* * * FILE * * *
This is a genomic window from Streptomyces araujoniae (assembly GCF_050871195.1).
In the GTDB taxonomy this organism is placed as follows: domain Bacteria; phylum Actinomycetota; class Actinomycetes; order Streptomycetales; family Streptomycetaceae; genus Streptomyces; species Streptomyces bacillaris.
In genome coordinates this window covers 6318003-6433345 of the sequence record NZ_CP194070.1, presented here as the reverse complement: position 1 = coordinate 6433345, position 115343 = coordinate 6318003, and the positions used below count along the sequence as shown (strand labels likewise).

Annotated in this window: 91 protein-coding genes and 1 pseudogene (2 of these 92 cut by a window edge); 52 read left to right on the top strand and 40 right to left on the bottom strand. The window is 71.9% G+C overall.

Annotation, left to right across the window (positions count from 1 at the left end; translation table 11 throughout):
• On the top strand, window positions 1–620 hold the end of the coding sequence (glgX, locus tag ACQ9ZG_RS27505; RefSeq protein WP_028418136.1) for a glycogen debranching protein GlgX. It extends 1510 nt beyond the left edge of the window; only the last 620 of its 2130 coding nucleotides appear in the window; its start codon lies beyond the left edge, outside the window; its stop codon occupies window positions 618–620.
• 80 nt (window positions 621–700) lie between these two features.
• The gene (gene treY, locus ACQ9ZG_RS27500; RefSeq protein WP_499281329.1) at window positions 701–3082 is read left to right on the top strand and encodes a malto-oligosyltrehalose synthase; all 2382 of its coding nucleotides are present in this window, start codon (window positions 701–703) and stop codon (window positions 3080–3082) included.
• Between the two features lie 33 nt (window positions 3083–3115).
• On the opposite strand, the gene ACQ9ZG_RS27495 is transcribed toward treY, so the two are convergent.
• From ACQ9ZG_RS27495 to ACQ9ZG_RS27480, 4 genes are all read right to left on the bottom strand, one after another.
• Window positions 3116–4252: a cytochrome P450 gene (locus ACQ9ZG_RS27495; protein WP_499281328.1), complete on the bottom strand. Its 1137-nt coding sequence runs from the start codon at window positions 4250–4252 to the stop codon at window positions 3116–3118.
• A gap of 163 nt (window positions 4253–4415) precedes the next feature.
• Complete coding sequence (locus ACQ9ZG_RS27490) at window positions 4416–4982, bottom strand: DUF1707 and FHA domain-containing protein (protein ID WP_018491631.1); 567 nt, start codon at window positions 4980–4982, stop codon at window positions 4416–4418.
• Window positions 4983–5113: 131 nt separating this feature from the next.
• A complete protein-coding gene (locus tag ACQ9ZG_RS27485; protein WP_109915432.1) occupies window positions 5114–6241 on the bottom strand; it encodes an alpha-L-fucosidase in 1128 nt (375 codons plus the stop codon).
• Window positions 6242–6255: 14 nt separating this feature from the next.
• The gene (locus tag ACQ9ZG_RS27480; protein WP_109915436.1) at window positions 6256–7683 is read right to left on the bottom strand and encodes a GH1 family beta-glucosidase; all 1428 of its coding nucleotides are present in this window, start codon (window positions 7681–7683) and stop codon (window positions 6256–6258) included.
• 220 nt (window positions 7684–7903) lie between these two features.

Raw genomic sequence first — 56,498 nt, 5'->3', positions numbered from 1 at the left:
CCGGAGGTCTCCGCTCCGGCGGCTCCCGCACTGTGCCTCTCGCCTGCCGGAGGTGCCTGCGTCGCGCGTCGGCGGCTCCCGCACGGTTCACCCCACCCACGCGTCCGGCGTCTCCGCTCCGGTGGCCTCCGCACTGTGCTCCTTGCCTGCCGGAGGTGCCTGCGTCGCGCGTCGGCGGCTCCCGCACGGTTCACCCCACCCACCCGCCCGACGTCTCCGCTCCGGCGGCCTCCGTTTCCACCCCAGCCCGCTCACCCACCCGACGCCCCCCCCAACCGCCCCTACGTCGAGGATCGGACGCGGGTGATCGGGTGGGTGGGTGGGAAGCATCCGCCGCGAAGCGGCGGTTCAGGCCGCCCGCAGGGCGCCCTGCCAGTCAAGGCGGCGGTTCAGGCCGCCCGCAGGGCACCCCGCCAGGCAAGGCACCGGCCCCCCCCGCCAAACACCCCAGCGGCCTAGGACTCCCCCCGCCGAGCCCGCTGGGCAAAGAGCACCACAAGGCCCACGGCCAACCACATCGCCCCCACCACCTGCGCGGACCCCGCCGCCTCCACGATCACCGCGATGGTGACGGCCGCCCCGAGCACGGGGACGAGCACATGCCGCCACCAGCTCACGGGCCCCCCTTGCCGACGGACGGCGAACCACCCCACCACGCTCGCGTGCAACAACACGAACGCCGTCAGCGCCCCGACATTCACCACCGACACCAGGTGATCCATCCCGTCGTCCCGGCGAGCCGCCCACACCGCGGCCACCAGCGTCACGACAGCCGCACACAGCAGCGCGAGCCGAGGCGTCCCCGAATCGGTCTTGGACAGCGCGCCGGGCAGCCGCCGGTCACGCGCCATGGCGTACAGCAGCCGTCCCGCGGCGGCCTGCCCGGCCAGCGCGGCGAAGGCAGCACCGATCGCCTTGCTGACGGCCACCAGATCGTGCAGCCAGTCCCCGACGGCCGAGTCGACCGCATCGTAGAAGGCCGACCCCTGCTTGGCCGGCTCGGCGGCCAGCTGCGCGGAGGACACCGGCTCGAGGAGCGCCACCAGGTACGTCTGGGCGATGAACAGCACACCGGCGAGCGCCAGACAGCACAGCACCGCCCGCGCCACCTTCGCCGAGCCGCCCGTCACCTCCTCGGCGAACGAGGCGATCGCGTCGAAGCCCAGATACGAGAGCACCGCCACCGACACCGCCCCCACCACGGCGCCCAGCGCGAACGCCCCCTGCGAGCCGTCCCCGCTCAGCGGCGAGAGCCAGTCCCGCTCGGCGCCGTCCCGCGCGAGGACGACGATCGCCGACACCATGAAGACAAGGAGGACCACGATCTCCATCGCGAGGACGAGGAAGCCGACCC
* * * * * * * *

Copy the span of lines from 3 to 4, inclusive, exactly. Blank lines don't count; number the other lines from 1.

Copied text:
In genome coordinates this window covers 6318003-6433345 of the sequence record NZ_CP194070.1, presented here as the reverse complement: position 1 = coordinate 6433345, position 115343 = coordinate 6318003, and the positions used below count along the sequence as shown (strand labels likewise).

Annotated in this window: 91 protein-coding genes and 1 pseudogene (2 of these 92 cut by a window edge); 52 read left to right on the top strand and 40 right to left on the bottom strand. The window is 71.9% G+C overall.